GUANGZHOU, China — A deal to keep propaganda officials from rewriting articles in an influential weekly newspaper defuses a standoff that became an unexpected test of the new Chinese leadership’s tolerance for political reform.
The Propaganda Department, which controls all media in China, chiefly relies on directives, self-censorship by editors and reporters, and dismissal of those who do not comply to enforce the party line.
Hopes among supporters of the Southern Weekly that the dispute would strike a blow against censorship appeared to fizzle under the tentative resolution reached Tuesday between the newspaper’s Communist Party-backed management and rebellious staff.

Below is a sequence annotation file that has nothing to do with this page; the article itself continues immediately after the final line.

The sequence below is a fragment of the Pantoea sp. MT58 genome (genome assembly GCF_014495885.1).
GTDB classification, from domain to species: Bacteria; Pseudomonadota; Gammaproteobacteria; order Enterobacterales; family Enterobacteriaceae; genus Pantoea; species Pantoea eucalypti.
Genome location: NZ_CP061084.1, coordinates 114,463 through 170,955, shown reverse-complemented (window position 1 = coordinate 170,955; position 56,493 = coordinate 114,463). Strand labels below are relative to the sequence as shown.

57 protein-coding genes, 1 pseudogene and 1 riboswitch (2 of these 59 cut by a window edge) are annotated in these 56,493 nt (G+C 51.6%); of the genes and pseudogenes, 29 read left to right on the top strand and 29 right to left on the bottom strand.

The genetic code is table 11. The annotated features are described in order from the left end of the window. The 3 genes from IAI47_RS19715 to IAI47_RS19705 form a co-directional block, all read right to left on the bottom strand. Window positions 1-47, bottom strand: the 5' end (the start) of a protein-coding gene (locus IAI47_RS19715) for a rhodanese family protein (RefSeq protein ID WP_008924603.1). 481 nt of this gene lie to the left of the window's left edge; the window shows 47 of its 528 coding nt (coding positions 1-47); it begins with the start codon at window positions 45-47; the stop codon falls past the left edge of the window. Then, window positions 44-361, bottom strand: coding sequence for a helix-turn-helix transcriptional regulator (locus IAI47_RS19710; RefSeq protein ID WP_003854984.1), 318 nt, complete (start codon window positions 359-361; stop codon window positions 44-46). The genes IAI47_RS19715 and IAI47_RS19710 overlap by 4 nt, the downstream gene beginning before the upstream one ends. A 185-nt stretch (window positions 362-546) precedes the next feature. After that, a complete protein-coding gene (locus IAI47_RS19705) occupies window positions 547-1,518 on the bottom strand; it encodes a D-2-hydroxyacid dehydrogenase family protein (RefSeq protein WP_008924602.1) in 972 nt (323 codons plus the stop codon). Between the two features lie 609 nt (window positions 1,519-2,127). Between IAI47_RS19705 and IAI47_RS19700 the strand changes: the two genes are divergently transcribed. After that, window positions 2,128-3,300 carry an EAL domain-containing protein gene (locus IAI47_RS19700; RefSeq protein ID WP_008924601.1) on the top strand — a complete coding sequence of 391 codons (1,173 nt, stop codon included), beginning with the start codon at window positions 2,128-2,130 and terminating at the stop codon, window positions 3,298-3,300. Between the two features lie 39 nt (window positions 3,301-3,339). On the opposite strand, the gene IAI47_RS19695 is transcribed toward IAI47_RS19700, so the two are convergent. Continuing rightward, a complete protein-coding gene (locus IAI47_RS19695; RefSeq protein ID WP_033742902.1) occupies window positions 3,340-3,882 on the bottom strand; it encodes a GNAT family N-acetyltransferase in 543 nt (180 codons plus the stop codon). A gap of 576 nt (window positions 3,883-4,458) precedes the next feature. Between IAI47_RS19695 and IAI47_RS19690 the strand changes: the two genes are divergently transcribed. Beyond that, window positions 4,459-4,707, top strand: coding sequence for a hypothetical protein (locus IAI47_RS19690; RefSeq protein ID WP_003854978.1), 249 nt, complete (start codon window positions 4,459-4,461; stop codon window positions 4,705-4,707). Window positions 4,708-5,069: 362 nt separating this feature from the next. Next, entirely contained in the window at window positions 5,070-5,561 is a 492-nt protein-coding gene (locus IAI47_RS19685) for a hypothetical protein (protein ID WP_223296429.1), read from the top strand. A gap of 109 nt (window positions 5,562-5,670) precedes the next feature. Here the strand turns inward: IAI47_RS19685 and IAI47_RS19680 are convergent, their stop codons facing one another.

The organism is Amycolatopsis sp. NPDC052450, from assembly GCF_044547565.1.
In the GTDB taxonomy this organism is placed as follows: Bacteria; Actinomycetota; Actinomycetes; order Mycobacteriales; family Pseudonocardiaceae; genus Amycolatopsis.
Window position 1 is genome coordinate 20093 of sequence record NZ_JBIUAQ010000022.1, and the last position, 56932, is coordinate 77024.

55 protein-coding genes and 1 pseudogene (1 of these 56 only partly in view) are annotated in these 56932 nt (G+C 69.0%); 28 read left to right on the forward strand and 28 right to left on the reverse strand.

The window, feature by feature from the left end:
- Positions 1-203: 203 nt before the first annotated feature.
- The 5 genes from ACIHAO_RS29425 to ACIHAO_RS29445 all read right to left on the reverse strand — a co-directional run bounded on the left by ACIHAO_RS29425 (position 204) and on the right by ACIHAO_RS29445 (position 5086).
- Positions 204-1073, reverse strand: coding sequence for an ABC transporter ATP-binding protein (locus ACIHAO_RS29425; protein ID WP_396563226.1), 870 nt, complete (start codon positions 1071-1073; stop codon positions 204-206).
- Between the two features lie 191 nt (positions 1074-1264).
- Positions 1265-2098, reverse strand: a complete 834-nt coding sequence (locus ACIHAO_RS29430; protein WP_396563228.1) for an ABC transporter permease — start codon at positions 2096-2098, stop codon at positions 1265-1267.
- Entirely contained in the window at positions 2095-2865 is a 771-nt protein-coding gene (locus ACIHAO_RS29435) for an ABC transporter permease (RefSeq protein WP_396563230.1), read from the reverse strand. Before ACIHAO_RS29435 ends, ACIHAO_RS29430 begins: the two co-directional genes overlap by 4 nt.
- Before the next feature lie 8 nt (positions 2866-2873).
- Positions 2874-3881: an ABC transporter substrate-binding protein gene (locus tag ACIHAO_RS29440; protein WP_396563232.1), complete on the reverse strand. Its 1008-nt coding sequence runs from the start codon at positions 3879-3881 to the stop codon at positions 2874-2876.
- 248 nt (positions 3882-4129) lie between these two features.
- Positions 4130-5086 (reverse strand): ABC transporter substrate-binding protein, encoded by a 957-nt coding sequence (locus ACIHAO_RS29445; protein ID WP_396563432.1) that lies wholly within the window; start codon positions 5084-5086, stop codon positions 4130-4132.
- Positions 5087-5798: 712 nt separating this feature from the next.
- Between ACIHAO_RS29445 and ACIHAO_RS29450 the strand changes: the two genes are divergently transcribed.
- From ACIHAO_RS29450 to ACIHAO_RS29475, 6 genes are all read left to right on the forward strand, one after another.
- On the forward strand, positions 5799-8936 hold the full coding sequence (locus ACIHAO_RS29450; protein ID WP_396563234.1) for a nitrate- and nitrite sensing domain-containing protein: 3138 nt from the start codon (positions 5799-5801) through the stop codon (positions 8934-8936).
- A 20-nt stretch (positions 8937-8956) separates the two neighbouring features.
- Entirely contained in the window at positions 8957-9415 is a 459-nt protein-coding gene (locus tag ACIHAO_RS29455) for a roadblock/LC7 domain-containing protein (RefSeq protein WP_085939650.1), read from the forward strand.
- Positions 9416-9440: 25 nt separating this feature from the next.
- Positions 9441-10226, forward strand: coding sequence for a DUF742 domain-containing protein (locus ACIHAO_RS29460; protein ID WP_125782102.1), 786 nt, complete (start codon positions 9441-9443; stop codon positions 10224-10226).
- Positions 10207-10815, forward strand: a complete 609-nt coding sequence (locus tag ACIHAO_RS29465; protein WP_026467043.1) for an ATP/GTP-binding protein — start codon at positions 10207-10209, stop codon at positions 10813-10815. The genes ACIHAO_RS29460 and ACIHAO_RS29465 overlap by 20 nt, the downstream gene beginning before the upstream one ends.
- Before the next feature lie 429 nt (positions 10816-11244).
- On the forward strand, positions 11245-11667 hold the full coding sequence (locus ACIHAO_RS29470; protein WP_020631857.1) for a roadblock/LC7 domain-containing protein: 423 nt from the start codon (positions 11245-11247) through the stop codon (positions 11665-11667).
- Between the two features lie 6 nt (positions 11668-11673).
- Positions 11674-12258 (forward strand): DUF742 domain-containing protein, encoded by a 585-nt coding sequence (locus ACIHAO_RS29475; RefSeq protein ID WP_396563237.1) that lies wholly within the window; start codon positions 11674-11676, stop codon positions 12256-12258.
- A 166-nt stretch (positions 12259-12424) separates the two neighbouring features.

Editors and reporters will not be punished for protesting and stopping work in anger over a propaganda official’s heavy-handed rewrite of an editorial last week, according to two members of the editorial staff. One, an editor, said propaganda officials will no longer directly censor content before publication, though other longstanding controls remain.
‘‘If that’s the case, we’ve got a small victory for the media,’’ said David Bandurksi, media expert in Hong Kong.